The ANPE is half of the unemployment services here in France. The ASSEDIC is the actual agency that gives you the unemployment benefits (unless you worked for the rectorat), while ANPE helps you with finding a job. When you sign up for unemployment, you have a mandatory meeting at ASSEDIC and a mandatory meeting at […]

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Possibly Free Public Transportation & Museums next week in France

September 16-22 is the Semaine Européenne de la Mobilité so check your city/town’s public transportation websites for information on the programme for the week. La journée des “transports publics” is Wednesday, September 17, so buses, bikes, trams, etc. may be free or have a reduced fare for the day. Here in Annecy, Sibra buses and […]

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Une langue ou plusieurs ? / One language or several?

J’ai passé une semaine à rien faire sauf étudier l’allemand. Ma vie est très “calme” en ce moment parce que je n’ai pas encore commencé à travailler. Je suis toujours en vacances… dans mon appartement à cause de ce merveilleux temps. Je peux faire n’importe quoi (sauf voyager – pas d’argent et pas d’amis) et […]

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Retirement in France

I recently requested my code confidentiel from the Caisse Nationale d’Assurance Retraite so that I could check to see how many trimestres I have accumulated towards retirement in France. (Just type in your social security number and they’ll mail it to you.) For those born during or after 1952, you must accumulate 164 trimestres (41 […]

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Free English lessons for French students

BBC reports:The main teaching union in France has criticised the education minister’s plans to offer free English classes in the school holidays next year. Xavier Darcos announced the plans on Monday, insisting that speaking fluent English was the key to success. He said that while “well-off families pay for study sessions abroad, I’m offering them […]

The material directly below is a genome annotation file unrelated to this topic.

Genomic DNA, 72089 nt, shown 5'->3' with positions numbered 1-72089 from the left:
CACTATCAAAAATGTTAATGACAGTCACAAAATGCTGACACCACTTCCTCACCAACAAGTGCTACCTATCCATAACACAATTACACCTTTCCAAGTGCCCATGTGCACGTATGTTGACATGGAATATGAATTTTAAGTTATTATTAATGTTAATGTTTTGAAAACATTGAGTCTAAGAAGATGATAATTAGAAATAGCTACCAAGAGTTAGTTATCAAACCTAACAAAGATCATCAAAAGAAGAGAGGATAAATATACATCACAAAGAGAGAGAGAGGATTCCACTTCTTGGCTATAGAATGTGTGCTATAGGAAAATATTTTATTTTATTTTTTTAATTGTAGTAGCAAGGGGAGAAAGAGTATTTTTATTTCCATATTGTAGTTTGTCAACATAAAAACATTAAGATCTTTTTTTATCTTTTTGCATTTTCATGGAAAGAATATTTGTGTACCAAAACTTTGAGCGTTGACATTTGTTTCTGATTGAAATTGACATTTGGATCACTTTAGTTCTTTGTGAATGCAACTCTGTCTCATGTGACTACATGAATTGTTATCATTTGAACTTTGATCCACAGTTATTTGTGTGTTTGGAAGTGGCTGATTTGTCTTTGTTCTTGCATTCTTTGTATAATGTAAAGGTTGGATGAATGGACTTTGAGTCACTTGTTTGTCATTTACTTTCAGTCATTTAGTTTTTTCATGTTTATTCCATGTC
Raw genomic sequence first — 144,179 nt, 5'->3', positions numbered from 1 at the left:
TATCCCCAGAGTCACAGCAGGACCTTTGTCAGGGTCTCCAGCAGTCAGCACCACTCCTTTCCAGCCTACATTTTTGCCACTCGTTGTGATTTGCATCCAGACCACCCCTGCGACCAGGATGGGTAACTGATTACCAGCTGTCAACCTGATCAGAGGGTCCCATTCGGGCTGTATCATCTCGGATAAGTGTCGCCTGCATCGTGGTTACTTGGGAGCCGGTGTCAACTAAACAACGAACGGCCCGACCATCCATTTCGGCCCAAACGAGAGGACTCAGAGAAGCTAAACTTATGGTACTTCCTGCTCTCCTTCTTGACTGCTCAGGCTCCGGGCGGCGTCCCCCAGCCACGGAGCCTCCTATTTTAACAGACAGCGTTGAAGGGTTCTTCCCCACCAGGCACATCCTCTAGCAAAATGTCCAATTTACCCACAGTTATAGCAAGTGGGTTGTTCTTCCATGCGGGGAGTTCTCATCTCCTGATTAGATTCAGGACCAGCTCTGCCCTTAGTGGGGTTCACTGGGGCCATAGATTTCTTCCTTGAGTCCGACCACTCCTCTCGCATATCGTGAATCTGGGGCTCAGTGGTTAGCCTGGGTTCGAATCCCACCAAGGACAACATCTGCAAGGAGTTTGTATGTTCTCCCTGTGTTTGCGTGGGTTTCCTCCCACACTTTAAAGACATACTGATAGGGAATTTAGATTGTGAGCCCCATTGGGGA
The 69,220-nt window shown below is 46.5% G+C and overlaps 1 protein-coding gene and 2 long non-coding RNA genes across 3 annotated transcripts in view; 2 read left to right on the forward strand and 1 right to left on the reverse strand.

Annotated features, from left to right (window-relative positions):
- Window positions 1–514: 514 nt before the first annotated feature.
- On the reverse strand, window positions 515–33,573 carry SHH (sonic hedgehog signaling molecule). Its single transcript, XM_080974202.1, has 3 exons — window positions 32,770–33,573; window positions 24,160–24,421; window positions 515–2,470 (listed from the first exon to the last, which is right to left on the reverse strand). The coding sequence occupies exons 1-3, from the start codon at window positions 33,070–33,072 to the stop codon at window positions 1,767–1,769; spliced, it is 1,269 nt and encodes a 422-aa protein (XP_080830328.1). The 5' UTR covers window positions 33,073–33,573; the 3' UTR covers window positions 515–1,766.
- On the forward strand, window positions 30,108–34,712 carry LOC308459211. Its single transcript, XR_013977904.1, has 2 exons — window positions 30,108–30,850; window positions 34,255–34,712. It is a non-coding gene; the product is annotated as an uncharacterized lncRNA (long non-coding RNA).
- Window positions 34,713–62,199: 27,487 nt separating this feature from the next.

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Why is Jennie no longer in France?

I created this blog in September 2006 when I moved to France from Michigan to teach English. Many of the earlier posts are about my personal life in France, dealing with culture shock, traveling in Europe and becoming fluent in French. In January 2010, I started focusing more on teaching and learning languages in general. In July 2011, I relocated to Australia to start my PhD in Applied Linguistics. Although I am no longer living in France, my research is on foreign language pedagogy and I teach French at the university so these themes appear most often on the blog. I also continue to post about traveling (though now my trips are usually in Australia) and being an American abroad.

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Buy My French Books

My Say it in French phrasebook and Great French Short Stories dual-language book (both published by Dover Publications) are available at Amazon.com.

The 2nd edition of French Language Tutorial is now available as a PDF book. It has been updated with much more vocabulary, sample sentences, and cultural information, plus extended vocabulary lists, cross-referenced topics, and an alphabetical index.

Visit the Store to buy the PDF e-book for $14.95 or paperback book for $29.95.